Oshawa/Durham takes middle ground in Re/Max housing affordability survey
With some of the cheapest, as well as some of the most expensive, housing prices in the GTA, it’s no surprise the Oshawa-Durham zone sits smack-dab in the middle of Ontario’s red-hot housing market.
According to the 2021 Re/Max Housing Affordability in Canada Report, the average selling price in Durham is $775,987. That’s up more than $180,000 from 2020, but still quite a bit less than buyers in Toronto, Mississauga and Brampton must shell out. Those three communities, along with west coast markets Vancouver and Victoria, all have average selling prices this year in excess of $1 million.
Selling prices in Durham vary considerably across the Region, with three Oshawa neighbourhoods - Central Oshawa ($600,000), South Oshawa ($650,000) and Lakeview ($666,000) among the least expensive, while areas to the east and north are the most expensive.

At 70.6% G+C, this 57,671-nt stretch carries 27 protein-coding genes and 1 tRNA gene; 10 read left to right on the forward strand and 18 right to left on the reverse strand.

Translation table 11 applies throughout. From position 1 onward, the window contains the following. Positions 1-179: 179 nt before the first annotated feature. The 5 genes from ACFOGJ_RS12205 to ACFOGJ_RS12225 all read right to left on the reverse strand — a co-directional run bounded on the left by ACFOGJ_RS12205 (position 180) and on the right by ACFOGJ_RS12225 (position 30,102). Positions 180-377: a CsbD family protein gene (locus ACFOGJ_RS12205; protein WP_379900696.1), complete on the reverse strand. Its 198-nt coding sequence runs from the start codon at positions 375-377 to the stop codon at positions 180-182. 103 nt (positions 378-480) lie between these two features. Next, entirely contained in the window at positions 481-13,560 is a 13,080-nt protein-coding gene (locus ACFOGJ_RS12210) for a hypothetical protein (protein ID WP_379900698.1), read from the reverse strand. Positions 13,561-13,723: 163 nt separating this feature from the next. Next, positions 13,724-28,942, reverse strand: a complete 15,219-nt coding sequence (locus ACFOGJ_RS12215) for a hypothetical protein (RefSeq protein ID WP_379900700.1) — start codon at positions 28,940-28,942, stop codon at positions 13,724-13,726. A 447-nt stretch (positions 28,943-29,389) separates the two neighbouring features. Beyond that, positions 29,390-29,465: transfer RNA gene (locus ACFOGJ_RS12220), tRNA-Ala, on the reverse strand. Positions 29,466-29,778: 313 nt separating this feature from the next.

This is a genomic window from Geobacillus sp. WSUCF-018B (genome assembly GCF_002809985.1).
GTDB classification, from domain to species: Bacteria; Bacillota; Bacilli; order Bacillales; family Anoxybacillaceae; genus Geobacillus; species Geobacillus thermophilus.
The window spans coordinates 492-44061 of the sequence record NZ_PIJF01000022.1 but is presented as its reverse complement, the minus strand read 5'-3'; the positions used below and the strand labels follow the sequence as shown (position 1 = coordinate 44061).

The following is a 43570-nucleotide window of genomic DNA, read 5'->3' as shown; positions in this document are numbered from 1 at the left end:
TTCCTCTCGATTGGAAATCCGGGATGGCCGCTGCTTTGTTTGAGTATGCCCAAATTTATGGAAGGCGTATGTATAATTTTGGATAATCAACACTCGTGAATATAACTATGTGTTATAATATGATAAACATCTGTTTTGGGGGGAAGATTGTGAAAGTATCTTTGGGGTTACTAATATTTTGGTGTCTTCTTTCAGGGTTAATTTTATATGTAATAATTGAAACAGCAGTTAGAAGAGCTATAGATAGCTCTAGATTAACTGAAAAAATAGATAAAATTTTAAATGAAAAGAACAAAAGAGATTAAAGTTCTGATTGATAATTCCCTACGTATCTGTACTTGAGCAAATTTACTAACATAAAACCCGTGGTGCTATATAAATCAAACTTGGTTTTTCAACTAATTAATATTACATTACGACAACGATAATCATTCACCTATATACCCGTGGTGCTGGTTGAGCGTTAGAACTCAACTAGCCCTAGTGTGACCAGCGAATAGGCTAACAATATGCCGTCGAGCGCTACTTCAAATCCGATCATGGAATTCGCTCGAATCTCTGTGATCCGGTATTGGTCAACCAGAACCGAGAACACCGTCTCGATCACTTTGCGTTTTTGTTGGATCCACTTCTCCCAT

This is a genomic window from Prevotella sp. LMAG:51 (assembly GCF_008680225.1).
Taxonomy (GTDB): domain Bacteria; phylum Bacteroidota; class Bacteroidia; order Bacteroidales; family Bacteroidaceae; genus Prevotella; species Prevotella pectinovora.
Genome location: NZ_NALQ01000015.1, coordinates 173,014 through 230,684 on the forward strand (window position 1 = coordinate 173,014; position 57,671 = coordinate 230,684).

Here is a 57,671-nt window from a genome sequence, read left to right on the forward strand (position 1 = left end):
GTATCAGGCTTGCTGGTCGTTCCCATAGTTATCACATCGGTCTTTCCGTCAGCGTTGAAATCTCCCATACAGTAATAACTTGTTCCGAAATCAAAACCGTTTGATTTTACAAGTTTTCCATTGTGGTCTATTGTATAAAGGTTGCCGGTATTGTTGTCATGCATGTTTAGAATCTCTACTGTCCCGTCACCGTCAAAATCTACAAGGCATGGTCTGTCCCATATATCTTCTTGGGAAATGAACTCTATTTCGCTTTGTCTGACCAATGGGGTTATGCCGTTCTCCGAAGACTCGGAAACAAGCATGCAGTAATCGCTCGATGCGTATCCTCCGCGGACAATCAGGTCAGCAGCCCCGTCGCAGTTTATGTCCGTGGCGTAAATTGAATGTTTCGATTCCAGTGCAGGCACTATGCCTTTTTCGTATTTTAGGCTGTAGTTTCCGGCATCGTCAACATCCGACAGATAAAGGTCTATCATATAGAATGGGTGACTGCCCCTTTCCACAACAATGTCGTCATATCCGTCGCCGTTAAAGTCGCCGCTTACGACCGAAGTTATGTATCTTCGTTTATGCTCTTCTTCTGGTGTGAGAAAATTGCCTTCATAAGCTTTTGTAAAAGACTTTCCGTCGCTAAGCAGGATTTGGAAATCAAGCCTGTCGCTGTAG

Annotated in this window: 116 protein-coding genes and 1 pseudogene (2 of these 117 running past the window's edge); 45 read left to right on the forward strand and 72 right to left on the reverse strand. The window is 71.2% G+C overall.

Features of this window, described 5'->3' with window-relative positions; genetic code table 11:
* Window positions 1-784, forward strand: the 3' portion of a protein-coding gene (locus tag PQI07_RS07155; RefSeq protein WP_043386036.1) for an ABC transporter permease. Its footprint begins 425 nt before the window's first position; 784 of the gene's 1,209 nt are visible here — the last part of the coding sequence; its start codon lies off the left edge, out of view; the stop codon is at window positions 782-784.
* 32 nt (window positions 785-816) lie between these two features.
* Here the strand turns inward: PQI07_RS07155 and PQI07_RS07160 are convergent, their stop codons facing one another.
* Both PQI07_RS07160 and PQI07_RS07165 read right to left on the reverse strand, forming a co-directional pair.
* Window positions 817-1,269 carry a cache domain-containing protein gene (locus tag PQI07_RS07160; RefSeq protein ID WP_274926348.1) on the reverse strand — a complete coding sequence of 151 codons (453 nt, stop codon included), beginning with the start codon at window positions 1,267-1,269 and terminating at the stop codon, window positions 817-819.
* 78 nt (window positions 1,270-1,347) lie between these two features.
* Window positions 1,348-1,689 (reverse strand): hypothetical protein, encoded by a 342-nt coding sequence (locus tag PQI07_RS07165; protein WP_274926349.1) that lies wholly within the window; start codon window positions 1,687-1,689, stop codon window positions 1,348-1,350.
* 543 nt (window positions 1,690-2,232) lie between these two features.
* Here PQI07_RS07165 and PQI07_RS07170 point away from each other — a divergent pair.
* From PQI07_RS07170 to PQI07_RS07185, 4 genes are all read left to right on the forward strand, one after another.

Scugog ($950,000), Bowmanville ($1 million) and Uxbridge ($1.3 million) have the highest-selling houses in Durham.
The affordability of homes in Canada is the focus of the report, and it’s worth noting that Oshawa-Durham also sits in the middle - at least in Ontario - when it comes to the percentage of household income needed to pay the mortgage. Durham homeowners use 29 per cent, on average, of their income on mortgage payments.
The five communities with selling prices at $1 million-plus? Those homeowners shell out between 42 per cent and 50 per cent of their total income to pay the bill.
St. John’s, NFLD and Regina, Saskatchewan - who enjoy the cheapest housing prices in the country (under $350,000) - also put the lowest percentage of their family income into their mortgage payments at 11 per cent and 12 per cent, respectively.
The struggles of everyone else in the country have prompted would-be home buyers to get creative in affording a home, claims the Re/Max report.
One in three Canadians, in fact, are considering “workarounds” to buy a home amidst declining housing affordability in Canada and supply shortages.